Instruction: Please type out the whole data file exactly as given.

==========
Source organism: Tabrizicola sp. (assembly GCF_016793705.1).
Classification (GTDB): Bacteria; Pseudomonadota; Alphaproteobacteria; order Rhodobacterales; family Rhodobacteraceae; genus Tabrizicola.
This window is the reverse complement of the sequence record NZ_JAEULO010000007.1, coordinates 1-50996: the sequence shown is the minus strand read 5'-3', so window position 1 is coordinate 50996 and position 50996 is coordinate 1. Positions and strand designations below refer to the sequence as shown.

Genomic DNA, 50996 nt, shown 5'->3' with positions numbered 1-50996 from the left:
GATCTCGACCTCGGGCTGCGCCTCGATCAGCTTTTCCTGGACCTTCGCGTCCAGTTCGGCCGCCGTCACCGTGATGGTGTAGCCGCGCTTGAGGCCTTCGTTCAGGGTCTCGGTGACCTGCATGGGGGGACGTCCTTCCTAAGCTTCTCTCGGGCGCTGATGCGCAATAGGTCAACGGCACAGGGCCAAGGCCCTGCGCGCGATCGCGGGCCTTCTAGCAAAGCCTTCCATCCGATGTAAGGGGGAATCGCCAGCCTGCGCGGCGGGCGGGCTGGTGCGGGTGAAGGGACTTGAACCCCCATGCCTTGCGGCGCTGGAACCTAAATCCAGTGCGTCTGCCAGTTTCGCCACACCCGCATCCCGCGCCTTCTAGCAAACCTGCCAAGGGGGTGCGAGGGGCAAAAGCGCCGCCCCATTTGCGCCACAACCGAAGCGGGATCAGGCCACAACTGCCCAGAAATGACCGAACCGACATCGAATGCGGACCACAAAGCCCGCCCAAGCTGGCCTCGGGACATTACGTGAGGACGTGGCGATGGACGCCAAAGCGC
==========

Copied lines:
Source organism: Tabrizicola sp. (assembly GCF_016793705.1).
Classification (GTDB): Bacteria; Pseudomonadota; Alphaproteobacteria; order Rhodobacterales; family Rhodobacteraceae; genus Tabrizicola.
This window is the reverse complement of the sequence record NZ_JAEULO010000007.1, coordinates 1-50996: the sequence shown is the minus strand read 5'-3', so window position 1 is coordinate 50996 and position 50996 is coordinate 1. Positions and strand designations below refer to the sequence as shown.

Genomic DNA, 50996 nt, shown 5'->3' with positions numbered 1-50996 from the left:
GATCTCGACCTCGGGCTGCGCCTCGATCAGCTTTTCCTGGACCTTCGCGTCCAGTTCGGCCGCCGTCACCGTGATGGTGTAGCCGCGCTTGAGGCCTTCGTTCAGGGTCTCGGTGACCTGCATGGGGGGACGTCCTTCCTAAGCTTCTCTCGGGCGCTGATGCGCAATAGGTCAACGGCACAGGGCCAAGGCCCTGCGCGCGATCGCGGGCCTTCTAGCAAAGCCTTCCATCCGATGTAAGGGGGAATCGCCAGCCTGCGCGGCGGGCGGGCTGGTGCGGGTGAAGGGACTTGAACCCCCATGCCTTGCGGCGCTGGAACCTAAATCCAGTGCGTCTGCCAGTTTCGCCACACCCGCATCCCGCGCCTTCTAGCAAACCTGCCAAGGGGGTGCGAGGGGCAAAAGCGCCGCCCCATTTGCGCCACAACCGAAGCGGGATCAGGCCACAACTGCCCAGAAATGACCGAACCGACATCGAATGCGGACCACAAAGCCCGCCCAAGCTGGCCTCGGGACATTACGTGAGGACGTGGCGATGGACGCCAAAGCGC